This also clearly indicates the misogyny that has been passed down for generations in society.

It does leave one wondering about progress and social evolution, and how society has also shaped the thought process of what a woman deserves as a gender. India ranked 135 out of 146 countries in the World Economic Forum’s Gender Gap Report 2022.

It is also further found in a survey that men think that the greatest pain that they endure in a divorce is having to divide the wealth. They feel that the woman doesn’t deserve the compensation.

Acceptability is far easier for divorced men than for women, who are called a divorcée in society. So, women try to hold on as long as they can to the disrespect and the exclusion.

 What the system needs to ensure is a tighter law to help stay-at-home women be paid their fair share of the salary the working spouse earns.

With more conversations on gender equality, progress is inevitable. There will be many stay-at-home husbands too. In such cases, they must also be equally compensated for managing the unseen chores at home.

Housework still remains unpaid labour. According to the NSO›s Time Use Survey conducted during January–December 2019, it was found that 81.2% of females participated in unpaid domestic services for household members as compared to 26.1% of males.

In the eyes of society, it is expected that women must do it for love. No one ever wonders what will happen if the love fades. Should she or he continue, or how must the compensation be made with fairness to both parties?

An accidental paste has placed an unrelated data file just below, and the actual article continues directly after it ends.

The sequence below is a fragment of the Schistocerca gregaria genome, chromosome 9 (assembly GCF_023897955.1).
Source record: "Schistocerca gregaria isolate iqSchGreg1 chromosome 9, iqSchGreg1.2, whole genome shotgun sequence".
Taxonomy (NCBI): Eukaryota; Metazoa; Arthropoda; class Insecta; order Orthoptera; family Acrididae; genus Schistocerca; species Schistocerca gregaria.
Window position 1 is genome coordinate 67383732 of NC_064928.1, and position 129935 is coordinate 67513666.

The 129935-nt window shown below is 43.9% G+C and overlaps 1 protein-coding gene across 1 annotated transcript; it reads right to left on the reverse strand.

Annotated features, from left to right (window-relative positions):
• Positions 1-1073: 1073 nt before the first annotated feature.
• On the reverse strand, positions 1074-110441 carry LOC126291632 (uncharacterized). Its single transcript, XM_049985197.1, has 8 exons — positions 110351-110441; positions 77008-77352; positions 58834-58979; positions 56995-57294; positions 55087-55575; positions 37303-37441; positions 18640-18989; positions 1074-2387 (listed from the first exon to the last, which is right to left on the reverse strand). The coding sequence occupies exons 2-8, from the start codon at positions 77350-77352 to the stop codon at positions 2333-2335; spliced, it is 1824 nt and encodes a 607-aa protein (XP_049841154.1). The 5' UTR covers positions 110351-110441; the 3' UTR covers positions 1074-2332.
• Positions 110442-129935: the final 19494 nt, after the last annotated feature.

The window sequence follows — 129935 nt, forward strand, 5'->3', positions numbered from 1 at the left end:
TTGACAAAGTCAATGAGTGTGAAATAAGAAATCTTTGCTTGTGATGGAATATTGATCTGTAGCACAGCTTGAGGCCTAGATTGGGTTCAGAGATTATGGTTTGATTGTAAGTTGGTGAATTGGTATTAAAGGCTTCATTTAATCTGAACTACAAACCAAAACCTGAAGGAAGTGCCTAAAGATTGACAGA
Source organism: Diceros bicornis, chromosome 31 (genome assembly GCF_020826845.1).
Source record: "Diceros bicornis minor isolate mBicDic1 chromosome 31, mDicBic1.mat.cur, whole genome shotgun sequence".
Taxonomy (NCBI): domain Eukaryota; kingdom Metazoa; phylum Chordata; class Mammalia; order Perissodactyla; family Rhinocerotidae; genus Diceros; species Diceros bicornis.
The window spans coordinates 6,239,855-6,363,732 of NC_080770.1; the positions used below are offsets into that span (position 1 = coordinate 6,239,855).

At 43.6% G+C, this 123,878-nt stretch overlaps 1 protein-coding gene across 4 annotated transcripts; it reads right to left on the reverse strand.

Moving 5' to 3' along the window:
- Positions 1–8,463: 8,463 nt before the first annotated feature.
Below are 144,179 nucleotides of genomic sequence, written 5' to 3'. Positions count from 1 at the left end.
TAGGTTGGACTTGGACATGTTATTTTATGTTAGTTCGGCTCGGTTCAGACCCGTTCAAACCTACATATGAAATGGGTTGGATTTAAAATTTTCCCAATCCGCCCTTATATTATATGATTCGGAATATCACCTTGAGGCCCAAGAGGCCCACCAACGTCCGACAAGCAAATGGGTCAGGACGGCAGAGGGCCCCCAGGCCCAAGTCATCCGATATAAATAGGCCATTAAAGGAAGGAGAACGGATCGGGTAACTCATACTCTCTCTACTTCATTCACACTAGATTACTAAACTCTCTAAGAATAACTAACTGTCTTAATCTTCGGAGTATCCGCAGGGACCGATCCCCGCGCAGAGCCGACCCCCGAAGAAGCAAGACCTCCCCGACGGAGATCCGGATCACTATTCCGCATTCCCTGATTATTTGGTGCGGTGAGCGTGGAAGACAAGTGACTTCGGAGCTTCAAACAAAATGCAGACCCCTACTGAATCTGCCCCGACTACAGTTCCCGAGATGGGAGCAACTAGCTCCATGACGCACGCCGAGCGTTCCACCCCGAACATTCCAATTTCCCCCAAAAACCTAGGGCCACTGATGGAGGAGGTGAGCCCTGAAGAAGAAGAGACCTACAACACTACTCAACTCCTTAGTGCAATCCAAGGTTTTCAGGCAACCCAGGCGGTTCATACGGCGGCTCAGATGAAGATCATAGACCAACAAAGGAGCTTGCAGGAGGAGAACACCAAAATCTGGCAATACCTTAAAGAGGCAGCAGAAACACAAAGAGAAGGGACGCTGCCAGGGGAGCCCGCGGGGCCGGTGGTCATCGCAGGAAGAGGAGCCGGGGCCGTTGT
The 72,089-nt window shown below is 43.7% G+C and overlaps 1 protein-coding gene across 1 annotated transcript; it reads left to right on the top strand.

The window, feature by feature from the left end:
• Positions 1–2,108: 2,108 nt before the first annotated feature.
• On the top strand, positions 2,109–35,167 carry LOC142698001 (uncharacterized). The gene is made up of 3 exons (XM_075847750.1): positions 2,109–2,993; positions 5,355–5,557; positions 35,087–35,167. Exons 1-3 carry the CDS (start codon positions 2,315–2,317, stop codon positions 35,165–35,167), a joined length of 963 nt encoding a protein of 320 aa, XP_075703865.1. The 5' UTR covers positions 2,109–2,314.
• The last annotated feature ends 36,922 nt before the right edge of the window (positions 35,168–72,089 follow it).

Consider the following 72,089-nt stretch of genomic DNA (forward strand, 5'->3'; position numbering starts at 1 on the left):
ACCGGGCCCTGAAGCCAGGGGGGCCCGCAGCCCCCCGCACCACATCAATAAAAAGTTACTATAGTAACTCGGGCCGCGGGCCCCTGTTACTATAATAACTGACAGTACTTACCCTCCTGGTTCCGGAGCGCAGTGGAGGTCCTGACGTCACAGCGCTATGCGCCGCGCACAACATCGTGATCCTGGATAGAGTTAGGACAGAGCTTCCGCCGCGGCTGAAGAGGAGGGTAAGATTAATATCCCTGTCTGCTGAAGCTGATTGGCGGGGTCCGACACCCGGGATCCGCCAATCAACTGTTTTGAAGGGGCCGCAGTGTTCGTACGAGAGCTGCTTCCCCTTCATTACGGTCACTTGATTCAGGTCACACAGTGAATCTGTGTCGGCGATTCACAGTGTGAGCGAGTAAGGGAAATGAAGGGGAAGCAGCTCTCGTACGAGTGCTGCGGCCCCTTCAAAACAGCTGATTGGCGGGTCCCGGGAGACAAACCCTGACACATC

Marriages are made in heaven, as is widely written in fairytale romances, but the reality is far more difficult when the rose-tinted glasses fall off.

Marriage is not a bed of roses. It is about maturity, adjustment, and being fair to one another. With separation and divorces going up in India, the country must gear up men to not mansplain to their friends and families about the ex-wife turned witch who took away the wealth that they created.

This reveals that deep down, men are still unwilling to view or understand that she deserves any of their wealth. Her years of unpaid labour are taken for granted. This is what his mother and grandmother did without much fuss.

According to this unspoken entitlement, the cycle must continue, and anything that shakes up the power dynamics in a marriage, which is mostly finances, leaves the man very angry, and he in turn feels cheated.

 Most think that women must not demand money and alimony. It is best when it is a minimal amount and his wealth isn’t restructured, which makes him lose his position within the family and friends. This makes him insecure.

The subject of alimony is a bitter pill that most don’t wish to discuss or digest. And as a woman, one needs to discuss this more openly and with all the courage and succinct knowledge of the laws that must serve her future purpose.

Mohua Chinappa is an author and a podcaster of a show called The Mohua Show.